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The last thing Shantal expected…

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When Moulamein local, Shantal Sherman, was diagnosed with breast cancer in August of this year, it was the last thing she expected to hear.

It was a distressing and tumultuous time made even harder by the fact she had two sons, Colton and Jasper who were just eight and six.

“It was devastating having to tell my two boys their mum had cancer,” Shantal said.

Having to undergo a bilateral mastectomy in Sydney in October, Shantal expected to have to travel for major surgery.

What she didn’t expect to have to do was travel for basic follow up wound care, when her hometown is supposed to have an operational, functional and staffed community health service.

Shantal developed an infection in her mastectomy site and consequently, had to drive an hour through floodwater to receive initial medical attention in Barham.

The GP believed, with antibiotics and regular dressing changes, the infection would clear. Shantal expected to receive that basic treatment in Moulamein.

Unfortunately, that was not the case.

Instead, Shantal faced a bureaucratic nightmare of horrendous proportions as she tried to receive follow up care in her hometown.

Unable to contact anyone for a week regarding the community health service, Shantal finally received a call back from the office in Wagga Wagga, who told her ‘don’t hold your breath’ when she asked about seeing a community health nurse in Moulamein.

“As a long-term Moulamein resident, I thought I was aware of the services offered in my local town and a few years ago, these services were outstanding and met by qualified, compassionate staff who assisted our community with a variety of nursing needs, including dressing changes.”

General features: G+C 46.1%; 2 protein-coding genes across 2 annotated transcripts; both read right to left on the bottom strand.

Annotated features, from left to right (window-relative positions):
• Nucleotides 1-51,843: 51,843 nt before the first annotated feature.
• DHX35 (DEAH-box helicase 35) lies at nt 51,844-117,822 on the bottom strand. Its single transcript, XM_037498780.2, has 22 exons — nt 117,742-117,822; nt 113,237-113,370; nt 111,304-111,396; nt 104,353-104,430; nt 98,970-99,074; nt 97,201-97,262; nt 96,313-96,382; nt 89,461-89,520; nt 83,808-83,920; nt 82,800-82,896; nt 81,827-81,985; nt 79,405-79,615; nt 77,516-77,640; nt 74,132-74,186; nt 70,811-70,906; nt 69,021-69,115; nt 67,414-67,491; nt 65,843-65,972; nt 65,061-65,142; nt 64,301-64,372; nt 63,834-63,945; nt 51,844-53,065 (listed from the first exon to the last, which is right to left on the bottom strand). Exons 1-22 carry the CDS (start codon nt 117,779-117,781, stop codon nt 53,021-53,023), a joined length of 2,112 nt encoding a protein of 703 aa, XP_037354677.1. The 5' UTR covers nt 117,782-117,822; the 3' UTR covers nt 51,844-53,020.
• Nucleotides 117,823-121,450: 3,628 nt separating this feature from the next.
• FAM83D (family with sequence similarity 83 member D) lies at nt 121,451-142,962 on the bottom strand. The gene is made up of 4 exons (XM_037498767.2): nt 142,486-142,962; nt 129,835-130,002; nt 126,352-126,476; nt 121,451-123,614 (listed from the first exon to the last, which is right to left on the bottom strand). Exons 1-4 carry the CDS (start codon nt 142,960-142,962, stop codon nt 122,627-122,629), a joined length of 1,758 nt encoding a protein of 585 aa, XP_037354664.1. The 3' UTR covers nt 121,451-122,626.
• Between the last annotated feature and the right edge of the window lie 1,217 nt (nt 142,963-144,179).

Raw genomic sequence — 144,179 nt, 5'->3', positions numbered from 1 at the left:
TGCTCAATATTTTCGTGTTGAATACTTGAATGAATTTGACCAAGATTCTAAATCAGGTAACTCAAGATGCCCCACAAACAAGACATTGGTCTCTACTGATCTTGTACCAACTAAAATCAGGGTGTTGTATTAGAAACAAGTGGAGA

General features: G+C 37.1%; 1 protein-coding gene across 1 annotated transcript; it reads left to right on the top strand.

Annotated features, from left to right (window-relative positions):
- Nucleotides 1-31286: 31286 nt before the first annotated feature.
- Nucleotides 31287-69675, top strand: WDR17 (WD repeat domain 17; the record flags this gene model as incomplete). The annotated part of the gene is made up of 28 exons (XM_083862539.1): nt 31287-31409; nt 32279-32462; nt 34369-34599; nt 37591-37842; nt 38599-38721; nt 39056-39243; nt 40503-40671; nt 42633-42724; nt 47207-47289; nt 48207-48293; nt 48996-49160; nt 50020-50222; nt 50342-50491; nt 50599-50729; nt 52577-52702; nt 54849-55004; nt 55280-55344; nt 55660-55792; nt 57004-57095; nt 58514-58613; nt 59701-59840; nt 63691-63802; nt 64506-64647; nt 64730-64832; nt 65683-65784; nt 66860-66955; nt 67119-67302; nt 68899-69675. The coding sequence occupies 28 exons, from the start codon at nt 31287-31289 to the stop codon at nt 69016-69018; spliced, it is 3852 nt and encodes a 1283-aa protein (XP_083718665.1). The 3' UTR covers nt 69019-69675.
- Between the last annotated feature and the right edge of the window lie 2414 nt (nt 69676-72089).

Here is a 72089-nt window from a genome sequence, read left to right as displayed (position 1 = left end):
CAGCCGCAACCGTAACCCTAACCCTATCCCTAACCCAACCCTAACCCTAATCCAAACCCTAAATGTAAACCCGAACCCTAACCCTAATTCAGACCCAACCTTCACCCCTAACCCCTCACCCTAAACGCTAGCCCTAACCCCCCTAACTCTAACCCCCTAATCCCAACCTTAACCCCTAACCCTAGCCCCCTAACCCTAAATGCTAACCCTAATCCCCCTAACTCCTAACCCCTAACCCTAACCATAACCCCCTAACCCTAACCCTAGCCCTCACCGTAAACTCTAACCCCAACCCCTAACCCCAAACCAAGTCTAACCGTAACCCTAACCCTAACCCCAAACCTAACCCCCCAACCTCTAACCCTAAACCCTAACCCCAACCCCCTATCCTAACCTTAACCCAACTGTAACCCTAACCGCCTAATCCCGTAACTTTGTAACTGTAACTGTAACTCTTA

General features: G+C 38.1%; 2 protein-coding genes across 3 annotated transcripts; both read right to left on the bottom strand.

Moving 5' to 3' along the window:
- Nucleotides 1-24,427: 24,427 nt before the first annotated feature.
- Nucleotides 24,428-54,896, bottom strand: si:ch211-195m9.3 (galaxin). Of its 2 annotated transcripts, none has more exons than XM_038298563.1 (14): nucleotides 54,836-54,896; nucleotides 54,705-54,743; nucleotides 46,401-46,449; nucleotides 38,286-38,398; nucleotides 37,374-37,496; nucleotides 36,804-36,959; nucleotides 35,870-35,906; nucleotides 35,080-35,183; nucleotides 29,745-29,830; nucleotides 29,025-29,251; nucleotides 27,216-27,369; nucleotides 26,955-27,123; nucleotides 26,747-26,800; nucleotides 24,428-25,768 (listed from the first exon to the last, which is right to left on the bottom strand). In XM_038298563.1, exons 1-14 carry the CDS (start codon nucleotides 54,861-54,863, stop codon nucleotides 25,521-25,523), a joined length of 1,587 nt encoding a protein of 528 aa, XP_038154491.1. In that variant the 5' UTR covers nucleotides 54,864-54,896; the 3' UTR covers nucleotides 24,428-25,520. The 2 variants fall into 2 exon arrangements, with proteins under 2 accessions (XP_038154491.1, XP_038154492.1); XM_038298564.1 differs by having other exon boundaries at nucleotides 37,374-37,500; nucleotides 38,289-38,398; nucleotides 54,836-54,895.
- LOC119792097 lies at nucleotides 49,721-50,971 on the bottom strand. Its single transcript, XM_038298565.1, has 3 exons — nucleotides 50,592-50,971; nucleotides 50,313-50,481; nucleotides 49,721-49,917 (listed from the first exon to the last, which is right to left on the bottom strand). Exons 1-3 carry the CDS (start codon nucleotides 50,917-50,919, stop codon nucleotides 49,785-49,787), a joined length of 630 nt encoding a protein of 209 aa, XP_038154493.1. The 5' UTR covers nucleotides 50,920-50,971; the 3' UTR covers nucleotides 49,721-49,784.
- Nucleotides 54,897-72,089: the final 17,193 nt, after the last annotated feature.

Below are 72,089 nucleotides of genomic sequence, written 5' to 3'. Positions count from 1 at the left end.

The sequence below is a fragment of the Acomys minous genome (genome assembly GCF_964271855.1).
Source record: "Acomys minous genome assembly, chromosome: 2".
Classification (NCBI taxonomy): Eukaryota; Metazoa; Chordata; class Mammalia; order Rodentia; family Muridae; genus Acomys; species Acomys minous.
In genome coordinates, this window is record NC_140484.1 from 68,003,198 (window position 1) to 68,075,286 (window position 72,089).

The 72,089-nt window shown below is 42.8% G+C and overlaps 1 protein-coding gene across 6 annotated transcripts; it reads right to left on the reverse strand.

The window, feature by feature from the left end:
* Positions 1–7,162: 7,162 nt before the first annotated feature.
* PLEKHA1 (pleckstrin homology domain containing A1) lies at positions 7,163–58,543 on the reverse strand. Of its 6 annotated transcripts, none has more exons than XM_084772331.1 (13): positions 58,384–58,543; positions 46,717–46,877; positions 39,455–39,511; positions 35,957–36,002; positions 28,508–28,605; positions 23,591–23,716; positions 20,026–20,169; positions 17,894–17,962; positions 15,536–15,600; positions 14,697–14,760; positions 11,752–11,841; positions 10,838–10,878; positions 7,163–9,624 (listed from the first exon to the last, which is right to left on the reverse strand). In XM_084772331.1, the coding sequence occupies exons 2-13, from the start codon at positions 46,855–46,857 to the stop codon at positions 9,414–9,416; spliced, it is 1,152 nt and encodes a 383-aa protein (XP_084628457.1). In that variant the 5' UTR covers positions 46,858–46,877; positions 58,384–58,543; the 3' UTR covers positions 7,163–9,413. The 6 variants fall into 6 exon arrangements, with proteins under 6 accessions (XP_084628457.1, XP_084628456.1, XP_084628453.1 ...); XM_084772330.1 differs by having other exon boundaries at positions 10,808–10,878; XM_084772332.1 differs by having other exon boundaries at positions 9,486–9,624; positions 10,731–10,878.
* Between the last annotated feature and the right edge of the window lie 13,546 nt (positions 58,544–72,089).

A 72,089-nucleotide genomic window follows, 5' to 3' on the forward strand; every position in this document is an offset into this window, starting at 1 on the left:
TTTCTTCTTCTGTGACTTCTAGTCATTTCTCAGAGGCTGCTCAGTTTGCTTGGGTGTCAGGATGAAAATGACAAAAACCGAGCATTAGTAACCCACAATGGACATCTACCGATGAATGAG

Shantal found out the hard way that is no longer the case.

Unable to get her wounds treated, Shantal continued to travel backwards and forwards to Barham through floodwater for a week before she saw an advertisement stating a community nurse would be available in Moulamein.  

Seeking an appointment, Shantal made six phone calls before she managed to reach someone in the office who told her Moulamein did not have a nurse and wouldn’t until they recruited a new staff member for the role.

“Even when I continued to tell this person the position was advertised locally and that a nurse was starting, she still wouldn’t believe me.

“I was treated so disrespectfully, it made me cry, and when this person finally decided to ask a supervisor, she turned around and told me yes, a nurse would be starting in Moulamein, and I could be booked in for one appointment.”

Shantal said she can’t believe the deterioration in rural health care and the lack of empathy and concern shown for patients.

“I can remember Moulamein Community Health offering fantastic health care service when my two boys were born.

“It was easy to just pop down to the bush nurse for basic treatment, saving us huge travel times in the car.

“Now we are lucky if the doors are even open and it’s just not good enough,” she said.

Concerned residents of Moulamein have been battling to protect their community health service since August 2021, when operations were reduced from nine days per fortnight to three days per fortnight.

The community was not consulted or informed of the decision, which left people facing travelling distances of at least 70km for basic health services like wound care, while the doors to community health remained closed.

“Our small country towns need to have their rural health service protected. They are an essential and much needed part of our community and we should be prioritising these services, rather than taking them away,” Shantal said.

The Koondrook and Barham Bridge Newspaper 22 December 2022

This article appeared in The Koondrook and Barham Bridge Newspaper, 22 December 2022.



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